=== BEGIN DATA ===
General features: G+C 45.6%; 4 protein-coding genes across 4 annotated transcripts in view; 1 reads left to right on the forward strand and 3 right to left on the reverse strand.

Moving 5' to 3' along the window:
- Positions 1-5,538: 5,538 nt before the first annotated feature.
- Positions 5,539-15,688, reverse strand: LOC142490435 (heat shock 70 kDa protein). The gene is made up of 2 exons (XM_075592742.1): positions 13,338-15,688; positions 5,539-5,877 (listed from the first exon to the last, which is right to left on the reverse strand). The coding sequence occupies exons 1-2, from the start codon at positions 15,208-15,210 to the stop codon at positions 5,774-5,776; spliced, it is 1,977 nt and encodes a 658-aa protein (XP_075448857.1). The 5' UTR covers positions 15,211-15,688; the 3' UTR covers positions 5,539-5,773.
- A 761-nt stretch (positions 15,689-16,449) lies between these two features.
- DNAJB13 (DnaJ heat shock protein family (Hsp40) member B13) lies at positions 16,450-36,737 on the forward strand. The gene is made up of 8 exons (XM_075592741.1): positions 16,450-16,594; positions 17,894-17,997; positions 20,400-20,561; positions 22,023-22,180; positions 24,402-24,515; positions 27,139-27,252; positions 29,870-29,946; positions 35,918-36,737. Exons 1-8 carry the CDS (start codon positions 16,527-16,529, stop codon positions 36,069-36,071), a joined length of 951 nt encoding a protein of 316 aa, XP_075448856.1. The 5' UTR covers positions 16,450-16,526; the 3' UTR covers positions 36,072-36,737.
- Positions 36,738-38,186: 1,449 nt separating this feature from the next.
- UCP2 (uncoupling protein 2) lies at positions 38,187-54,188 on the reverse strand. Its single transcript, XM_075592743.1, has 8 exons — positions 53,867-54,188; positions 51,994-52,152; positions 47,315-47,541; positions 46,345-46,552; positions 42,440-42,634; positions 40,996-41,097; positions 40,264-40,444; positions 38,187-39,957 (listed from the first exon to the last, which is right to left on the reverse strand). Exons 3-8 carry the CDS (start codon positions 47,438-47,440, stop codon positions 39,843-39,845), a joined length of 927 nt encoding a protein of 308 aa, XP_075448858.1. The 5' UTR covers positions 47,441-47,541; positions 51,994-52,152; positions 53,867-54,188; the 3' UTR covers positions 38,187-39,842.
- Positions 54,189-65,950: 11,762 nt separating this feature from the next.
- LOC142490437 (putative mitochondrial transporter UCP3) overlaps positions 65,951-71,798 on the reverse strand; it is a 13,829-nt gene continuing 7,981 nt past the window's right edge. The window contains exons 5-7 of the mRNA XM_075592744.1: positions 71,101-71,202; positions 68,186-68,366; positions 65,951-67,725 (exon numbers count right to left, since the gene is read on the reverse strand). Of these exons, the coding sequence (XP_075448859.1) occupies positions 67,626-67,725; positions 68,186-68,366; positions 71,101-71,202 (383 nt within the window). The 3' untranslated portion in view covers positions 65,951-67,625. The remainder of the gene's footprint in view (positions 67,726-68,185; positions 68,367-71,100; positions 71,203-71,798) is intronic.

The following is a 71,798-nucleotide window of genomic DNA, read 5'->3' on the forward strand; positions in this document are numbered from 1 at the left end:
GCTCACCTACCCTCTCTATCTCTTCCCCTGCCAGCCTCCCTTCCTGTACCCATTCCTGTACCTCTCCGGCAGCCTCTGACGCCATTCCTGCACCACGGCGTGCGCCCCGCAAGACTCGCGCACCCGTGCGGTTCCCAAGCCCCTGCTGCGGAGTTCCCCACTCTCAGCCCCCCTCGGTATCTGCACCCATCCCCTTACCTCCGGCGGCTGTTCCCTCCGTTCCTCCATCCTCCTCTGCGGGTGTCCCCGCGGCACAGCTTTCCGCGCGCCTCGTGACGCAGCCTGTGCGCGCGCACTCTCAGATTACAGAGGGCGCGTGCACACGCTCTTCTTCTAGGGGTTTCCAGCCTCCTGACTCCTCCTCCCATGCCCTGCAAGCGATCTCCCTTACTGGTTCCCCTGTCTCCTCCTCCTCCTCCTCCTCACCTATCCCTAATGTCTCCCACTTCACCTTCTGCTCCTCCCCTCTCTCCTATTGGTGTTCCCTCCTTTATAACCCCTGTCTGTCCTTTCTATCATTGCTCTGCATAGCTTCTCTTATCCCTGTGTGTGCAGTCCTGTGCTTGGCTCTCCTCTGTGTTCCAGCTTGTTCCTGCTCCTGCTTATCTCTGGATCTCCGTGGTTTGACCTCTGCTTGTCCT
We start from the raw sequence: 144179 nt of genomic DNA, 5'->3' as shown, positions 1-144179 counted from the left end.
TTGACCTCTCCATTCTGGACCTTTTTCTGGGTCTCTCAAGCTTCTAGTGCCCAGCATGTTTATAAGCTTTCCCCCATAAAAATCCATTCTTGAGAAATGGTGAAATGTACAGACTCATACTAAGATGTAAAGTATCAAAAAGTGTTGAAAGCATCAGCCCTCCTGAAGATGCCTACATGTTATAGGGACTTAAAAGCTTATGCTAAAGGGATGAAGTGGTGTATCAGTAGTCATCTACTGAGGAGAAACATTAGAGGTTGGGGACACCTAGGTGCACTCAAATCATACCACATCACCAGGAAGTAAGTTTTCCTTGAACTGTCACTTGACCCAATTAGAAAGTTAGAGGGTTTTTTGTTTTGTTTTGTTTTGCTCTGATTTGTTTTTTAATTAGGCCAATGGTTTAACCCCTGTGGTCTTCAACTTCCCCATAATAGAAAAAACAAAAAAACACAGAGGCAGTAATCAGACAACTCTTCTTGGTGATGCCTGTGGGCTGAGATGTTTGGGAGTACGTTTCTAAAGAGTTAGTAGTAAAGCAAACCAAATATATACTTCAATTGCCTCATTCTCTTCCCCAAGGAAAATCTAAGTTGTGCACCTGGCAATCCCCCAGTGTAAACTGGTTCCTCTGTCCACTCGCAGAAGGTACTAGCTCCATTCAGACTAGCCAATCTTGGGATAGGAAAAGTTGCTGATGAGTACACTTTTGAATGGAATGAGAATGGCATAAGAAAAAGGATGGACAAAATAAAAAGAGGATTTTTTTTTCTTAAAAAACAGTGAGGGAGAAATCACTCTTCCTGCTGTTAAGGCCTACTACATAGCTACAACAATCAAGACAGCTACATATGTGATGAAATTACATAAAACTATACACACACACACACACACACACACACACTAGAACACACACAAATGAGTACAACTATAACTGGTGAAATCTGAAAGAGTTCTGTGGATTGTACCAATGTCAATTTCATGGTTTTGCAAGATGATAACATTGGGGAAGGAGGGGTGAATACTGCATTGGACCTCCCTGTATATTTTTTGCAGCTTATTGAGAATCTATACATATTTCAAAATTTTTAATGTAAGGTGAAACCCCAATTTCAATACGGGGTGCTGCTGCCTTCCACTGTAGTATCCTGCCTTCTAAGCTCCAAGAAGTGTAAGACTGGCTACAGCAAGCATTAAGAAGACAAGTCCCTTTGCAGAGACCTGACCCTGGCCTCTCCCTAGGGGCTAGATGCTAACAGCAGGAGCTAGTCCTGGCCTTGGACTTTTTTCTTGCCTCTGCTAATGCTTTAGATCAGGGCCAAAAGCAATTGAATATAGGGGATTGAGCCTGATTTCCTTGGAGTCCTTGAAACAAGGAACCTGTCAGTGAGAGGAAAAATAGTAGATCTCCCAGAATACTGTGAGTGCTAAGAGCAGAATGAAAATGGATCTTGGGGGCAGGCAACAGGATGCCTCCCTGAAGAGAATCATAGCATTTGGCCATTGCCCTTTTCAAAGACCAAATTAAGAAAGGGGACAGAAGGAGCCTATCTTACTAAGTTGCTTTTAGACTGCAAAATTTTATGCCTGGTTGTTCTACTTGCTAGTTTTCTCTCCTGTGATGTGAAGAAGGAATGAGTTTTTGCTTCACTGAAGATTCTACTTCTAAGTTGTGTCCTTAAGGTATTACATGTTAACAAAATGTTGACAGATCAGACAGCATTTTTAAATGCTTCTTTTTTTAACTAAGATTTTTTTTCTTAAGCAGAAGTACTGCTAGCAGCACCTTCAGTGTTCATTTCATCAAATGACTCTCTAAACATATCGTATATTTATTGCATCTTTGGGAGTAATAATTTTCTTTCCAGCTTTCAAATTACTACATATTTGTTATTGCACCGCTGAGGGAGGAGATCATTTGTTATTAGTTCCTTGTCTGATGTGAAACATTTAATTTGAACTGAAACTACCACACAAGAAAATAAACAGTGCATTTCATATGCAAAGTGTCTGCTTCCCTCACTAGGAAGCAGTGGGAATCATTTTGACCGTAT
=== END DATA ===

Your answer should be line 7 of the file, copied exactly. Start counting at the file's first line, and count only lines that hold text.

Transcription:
- Positions 36,738-38,186: 1,449 nt separating this feature from the next.